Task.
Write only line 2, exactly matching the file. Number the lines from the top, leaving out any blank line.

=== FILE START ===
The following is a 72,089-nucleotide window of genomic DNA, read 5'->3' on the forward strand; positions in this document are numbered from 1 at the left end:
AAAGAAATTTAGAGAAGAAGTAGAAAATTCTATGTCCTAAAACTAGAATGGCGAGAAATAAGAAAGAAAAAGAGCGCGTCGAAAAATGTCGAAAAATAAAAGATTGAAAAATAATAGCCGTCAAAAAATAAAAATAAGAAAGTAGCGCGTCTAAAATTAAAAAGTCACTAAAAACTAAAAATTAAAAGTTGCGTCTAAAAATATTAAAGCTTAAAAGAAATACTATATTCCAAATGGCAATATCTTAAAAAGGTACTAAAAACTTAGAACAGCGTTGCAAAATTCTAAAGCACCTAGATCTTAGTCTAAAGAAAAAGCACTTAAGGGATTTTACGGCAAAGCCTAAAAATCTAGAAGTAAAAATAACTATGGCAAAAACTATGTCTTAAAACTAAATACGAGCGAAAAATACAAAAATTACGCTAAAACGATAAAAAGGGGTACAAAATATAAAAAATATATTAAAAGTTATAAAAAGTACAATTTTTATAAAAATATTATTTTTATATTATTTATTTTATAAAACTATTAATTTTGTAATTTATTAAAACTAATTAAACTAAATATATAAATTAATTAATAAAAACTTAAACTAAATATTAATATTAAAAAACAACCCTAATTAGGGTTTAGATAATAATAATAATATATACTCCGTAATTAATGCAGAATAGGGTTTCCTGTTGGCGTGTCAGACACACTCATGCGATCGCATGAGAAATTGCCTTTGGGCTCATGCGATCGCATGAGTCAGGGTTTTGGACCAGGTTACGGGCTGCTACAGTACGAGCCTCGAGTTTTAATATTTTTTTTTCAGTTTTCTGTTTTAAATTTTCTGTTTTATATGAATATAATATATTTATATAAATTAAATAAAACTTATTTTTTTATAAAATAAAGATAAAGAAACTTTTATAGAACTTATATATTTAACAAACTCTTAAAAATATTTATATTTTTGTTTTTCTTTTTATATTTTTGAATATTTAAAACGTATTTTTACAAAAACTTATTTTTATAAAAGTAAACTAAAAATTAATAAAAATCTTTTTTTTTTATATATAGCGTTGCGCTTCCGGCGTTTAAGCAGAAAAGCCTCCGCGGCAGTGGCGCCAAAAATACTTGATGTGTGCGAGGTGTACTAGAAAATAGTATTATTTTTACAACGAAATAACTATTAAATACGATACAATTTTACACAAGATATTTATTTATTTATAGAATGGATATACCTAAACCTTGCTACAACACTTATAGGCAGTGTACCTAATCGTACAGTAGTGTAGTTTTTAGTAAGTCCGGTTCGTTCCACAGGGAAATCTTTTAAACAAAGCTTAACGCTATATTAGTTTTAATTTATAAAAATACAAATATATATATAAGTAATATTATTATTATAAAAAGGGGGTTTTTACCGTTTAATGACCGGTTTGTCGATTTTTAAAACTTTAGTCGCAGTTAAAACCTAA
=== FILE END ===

AAAGAAATTTAGAGAAGAAGTAGAAAATTCTATGTCCTAAAACTAGAATGGCGAGAAATAAGAAAGAAAAAGAGCGCGTCGAAAAATGTCGAAAAATAAAAGATTGAAAAATAATAGCCGTCAAAAAATAAAAATAAGAAAGTAGCGCGTCTAAAATTAAAAAGTCACTAAAAACTAAAAATTAAAAGTTGCGTCTAAAAATATTAAAGCTTAAAAGAAATACTATATTCCAAATGGCAATATCTTAAAAAGGTACTAAAAACTTAGAACAGCGTTGCAAAATTCTAAAGCACCTAGATCTTAGTCTAAAGAAAAAGCACTTAAGGGATTTTACGGCAAAGCCTAAAAATCTAGAAGTAAAAATAACTATGGCAAAAACTATGTCTTAAAACTAAATACGAGCGAAAAATACAAAAATTACGCTAAAACGATAAAAAGGGGTACAAAATATAAAAAATATATTAAAAGTTATAAAAAGTACAATTTTTATAAAAATATTATTTTTATATTATTTATTTTATAAAACTATTAATTTTGTAATTTATTAAAACTAATTAAACTAAATATATAAATTAATTAATAAAAACTTAAACTAAATATTAATATTAAAAAACAACCCTAATTAGGGTTTAGATAATAATAATAATATATACTCCGTAATTAATGCAGAATAGGGTTTCCTGTTGGCGTGTCAGACACACTCATGCGATCGCATGAGAAATTGCCTTTGGGCTCATGCGATCGCATGAGTCAGGGTTTTGGACCAGGTTACGGGCTGCTACAGTACGAGCCTCGAGTTTTAATATTTTTTTTTCAGTTTTCTGTTTTAAATTTTCTGTTTTATATGAATATAATATATTTATATAAATTAAATAAAACTTATTTTTTTATAAAATAAAGATAAAGAAACTTTTATAGAACTTATATATTTAACAAACTCTTAAAAATATTTATATTTTTGTTTTTCTTTTTATATTTTTGAATATTTAAAACGTATTTTTACAAAAACTTATTTTTATAAAAGTAAACTAAAAATTAATAAAAATCTTTTTTTTTTATATATAGCGTTGCGCTTCCGGCGTTTAAGCAGAAAAGCCTCCGCGGCAGTGGCGCCAAAAATACTTGATGTGTGCGAGGTGTACTAGAAAATAGTATTATTTTTACAACGAAATAACTATTAAATACGATACAATTTTACACAAGATATTTATTTATTTATAGAATGGATATACCTAAACCTTGCTACAACACTTATAGGCAGTGTACCTAATCGTACAGTAGTGTAGTTTTTAGTAAGTCCGGTTCGTTCCACAGGGAAATCTTTTAAACAAAGCTTAACGCTATATTAGTTTTAATTTATAAAAATACAAATATATATATAAGTAATATTATTATTATAAAAAGGGGGTTTTTACCGTTTAATGACCGGTTTGTCGATTTTTAAAACTTTAGTCGCAGTTAAAACCTAA